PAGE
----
SEC Refuses to Hand over Documents on Bitcoin and Ether to Ripple in XRP Case
The United States Securities and Exchange Commission (SEC) has refused a request from Ripple to access documents pertaining to Bitcoin and Ethereum.
In a letter appealing to Magistrate Judge Sarah Netburn, the SEC requested that the court deny Ripple’s motion to obtain SEC documents related to the classification of Bitcoin and Ethereum (ETH) as non-securities. Per the SEC’s official letter:
“Defendants request discovery far beyond anything that could be considered relevant or proportional to the needs of this case.”
The SEC, who has long classified Bitcoin and Ethereum as commodities – making the cryptocurrencies exempt from securities laws – has failed to give Ripple’s XRP a similar treatment. Via the official letter to Judge Netburn, the SEC wrote:
“Defendants seek discovery about two unrelated digital assets (Bitcoin and Ether) and discovery of internal SEC documents – neither of which is relevant to any cognizable defence – to try to shift the blame for Defendants’ own actions and inactions to the SEC.”
Attorney Jeremy Hogan, who is not involved in the case but has followed the lawsuit process closely, suggested that the SEC’s insistence on not disclosing documents related to Bitcoin and Ether may be indicative of the SEC withholding important information. Taking to Twitter, Hogan said:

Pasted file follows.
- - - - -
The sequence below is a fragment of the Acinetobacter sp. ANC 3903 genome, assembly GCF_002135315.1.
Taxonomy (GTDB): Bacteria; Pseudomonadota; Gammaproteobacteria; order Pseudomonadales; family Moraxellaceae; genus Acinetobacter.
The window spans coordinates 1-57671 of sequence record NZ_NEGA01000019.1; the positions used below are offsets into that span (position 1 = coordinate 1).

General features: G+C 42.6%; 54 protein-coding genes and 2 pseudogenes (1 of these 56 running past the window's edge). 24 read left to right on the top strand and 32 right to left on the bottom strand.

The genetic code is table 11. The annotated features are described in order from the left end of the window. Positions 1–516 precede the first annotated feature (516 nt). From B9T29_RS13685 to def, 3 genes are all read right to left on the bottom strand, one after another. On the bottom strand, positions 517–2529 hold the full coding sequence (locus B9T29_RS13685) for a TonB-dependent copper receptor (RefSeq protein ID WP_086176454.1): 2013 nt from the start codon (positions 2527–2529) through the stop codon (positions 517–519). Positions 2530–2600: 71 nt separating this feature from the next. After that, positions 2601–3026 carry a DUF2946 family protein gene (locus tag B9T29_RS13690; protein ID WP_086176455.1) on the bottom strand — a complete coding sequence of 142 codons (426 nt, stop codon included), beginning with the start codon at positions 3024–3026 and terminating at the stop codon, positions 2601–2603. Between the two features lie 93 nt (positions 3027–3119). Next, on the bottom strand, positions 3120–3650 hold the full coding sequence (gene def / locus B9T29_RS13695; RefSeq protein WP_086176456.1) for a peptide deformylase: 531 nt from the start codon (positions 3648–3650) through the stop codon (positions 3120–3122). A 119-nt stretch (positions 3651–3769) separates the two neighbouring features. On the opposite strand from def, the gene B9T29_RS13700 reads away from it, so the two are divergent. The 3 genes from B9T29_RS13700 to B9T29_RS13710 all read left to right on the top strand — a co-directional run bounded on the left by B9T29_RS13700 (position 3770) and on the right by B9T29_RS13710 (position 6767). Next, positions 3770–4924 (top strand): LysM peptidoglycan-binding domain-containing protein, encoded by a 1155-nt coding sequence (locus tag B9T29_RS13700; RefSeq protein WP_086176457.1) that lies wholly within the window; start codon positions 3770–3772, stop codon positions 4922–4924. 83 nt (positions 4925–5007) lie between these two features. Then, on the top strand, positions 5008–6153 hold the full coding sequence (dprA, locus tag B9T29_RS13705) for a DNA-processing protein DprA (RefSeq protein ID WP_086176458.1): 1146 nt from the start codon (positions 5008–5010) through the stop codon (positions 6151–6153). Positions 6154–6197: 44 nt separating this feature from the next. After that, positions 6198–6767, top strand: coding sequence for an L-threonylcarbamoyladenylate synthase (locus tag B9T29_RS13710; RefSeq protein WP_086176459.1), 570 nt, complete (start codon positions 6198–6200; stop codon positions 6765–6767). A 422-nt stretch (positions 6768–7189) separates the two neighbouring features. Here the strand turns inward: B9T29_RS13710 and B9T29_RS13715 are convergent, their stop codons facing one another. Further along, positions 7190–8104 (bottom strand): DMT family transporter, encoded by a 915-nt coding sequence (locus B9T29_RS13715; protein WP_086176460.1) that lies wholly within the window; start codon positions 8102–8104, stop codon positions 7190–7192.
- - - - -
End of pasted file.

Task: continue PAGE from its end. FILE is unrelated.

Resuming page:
“Well well well. Now we know exactly what documents the SEC is nervous about Ripple seeing. SEC: ‘The Requested Bitcoin and Ether Documents Are Not Relevant.’ Translation: ‘The Bitcoin/Ether docs are not only relevant but probably damning.’”
Attorney John E. Deaton, who represented XRP holders in filing a motion to intervene in the case, agreed with Hogan. He said, “Of course they’re relevant. If they weren’t, the SEC wouldn’t be so worried about it. They also don’t want the internal debate about #XRP being released.”
There had been speculations that even within the agency, there had been disagreement about whether suing Ripple for XRP being an unregulated security was the right step forward. Additionally, the timing of the lawsuit was criticized as highly odd and peculiar, as the suit was handed out just as former SEC Chairman Jay Clayton was exiting the Commission last December.
Ripple executives have accused the SEC of failing to provide clear regulatory policies for cryptocurrencies and for suppressing innovation in the industry by extension. They have also demanded an explanation as to why the Securities and Exchange Commission had waited so long before deciding to sue Ripple Labs for XRP being an unregulated security, when they could have done so at XRP’s inception in 2012.
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